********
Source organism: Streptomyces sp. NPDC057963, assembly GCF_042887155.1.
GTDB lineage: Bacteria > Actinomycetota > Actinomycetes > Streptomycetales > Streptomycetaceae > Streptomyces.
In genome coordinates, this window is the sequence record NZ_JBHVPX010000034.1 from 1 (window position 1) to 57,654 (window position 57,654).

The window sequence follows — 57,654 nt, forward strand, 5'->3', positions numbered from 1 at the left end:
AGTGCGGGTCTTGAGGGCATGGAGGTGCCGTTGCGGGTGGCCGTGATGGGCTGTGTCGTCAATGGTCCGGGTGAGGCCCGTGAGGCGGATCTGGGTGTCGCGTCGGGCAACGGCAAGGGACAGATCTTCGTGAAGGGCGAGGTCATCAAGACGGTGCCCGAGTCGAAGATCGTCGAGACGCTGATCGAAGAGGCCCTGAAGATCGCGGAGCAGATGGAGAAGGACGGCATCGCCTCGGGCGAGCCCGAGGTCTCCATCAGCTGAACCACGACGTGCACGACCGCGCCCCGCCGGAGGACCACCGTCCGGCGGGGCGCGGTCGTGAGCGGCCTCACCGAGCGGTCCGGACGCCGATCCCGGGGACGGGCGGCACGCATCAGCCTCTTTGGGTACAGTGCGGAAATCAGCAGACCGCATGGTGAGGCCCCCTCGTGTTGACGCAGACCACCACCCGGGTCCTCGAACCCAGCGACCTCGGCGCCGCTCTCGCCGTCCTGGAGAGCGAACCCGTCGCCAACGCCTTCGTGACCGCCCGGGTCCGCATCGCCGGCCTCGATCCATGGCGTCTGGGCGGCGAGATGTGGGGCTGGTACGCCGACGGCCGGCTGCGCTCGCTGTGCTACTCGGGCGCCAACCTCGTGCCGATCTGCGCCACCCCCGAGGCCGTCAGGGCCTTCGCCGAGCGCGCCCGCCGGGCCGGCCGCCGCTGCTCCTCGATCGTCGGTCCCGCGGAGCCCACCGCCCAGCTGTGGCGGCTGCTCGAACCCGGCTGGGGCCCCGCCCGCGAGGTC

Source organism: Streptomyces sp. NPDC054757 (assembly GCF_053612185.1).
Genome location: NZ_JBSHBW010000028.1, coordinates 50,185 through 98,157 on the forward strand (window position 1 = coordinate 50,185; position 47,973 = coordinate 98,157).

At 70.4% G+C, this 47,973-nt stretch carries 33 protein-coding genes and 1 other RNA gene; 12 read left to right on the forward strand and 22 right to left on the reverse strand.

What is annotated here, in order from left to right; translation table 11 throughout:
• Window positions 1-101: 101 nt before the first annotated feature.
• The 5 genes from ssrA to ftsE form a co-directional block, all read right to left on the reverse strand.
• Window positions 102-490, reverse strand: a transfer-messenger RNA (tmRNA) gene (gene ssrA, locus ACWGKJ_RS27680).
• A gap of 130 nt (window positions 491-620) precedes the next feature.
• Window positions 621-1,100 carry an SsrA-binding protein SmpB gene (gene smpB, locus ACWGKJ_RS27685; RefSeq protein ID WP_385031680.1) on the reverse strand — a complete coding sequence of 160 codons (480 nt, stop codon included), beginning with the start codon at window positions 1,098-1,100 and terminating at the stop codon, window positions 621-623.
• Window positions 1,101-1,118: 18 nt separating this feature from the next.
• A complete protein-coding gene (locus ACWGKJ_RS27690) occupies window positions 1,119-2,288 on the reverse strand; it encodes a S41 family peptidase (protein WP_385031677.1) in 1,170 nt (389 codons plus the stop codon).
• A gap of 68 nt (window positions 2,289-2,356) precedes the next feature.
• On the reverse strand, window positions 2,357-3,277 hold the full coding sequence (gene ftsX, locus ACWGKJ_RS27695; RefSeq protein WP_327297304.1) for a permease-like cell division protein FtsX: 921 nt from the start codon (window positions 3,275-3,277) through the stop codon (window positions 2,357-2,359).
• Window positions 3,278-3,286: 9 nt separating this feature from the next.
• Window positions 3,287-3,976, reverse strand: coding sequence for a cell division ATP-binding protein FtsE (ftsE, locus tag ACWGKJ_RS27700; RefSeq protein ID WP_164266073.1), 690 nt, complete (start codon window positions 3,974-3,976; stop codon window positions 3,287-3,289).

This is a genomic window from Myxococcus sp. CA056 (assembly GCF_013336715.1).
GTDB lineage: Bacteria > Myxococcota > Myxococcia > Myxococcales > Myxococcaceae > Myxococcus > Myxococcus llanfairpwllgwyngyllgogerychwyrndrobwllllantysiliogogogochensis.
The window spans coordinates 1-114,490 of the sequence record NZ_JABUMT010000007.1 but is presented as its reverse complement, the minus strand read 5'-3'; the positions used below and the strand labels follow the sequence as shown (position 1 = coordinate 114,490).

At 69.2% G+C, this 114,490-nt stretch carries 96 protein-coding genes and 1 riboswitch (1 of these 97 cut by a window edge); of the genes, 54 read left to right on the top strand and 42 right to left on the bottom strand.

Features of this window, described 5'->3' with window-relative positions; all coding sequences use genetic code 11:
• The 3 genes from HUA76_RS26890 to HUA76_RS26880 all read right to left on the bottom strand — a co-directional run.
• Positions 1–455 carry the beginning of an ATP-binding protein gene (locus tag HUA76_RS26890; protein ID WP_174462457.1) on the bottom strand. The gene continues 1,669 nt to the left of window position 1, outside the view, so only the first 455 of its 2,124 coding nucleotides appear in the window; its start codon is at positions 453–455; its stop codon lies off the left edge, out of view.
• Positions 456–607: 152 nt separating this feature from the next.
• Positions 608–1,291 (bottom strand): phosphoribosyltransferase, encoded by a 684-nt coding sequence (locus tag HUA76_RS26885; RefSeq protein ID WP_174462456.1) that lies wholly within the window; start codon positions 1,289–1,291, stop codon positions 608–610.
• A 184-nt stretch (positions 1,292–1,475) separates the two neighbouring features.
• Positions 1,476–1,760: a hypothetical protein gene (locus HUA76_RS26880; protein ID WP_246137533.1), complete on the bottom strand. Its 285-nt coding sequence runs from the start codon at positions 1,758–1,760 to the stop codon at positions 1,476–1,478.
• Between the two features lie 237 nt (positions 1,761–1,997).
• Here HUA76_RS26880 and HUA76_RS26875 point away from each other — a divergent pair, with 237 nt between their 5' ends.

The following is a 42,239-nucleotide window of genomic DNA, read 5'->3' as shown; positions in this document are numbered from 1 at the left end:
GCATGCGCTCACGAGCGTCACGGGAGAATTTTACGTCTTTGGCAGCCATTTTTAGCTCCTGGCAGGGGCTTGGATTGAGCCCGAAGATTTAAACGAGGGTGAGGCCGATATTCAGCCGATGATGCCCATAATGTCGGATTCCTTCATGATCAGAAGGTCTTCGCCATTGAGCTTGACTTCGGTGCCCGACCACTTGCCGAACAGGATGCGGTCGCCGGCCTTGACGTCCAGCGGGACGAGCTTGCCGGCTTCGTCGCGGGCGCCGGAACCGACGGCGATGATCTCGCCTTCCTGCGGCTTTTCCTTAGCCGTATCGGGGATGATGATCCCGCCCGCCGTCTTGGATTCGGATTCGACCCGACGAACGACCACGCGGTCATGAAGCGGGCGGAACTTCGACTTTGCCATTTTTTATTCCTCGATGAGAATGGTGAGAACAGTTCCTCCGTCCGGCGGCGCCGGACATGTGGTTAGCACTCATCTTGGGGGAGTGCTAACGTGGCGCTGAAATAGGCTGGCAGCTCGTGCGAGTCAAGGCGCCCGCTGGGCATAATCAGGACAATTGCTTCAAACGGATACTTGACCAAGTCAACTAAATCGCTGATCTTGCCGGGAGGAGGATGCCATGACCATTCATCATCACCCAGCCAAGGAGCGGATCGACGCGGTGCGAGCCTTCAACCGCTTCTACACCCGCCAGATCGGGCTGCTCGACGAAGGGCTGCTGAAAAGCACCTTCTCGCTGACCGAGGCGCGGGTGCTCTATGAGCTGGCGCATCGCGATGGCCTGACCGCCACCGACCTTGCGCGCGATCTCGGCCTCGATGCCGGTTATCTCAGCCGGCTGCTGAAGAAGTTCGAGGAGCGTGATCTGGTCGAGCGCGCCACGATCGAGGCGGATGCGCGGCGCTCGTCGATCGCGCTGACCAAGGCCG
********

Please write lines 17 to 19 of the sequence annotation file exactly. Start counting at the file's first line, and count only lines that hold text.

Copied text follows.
• A gap of 68 nt (window positions 2,289-2,356) precedes the next feature.
• On the reverse strand, window positions 2,357-3,277 hold the full coding sequence (gene ftsX, locus ACWGKJ_RS27695; RefSeq protein WP_327297304.1) for a permease-like cell division protein FtsX: 921 nt from the start codon (window positions 3,275-3,277) through the stop codon (window positions 2,357-2,359).
• Window positions 3,278-3,286: 9 nt separating this feature from the next.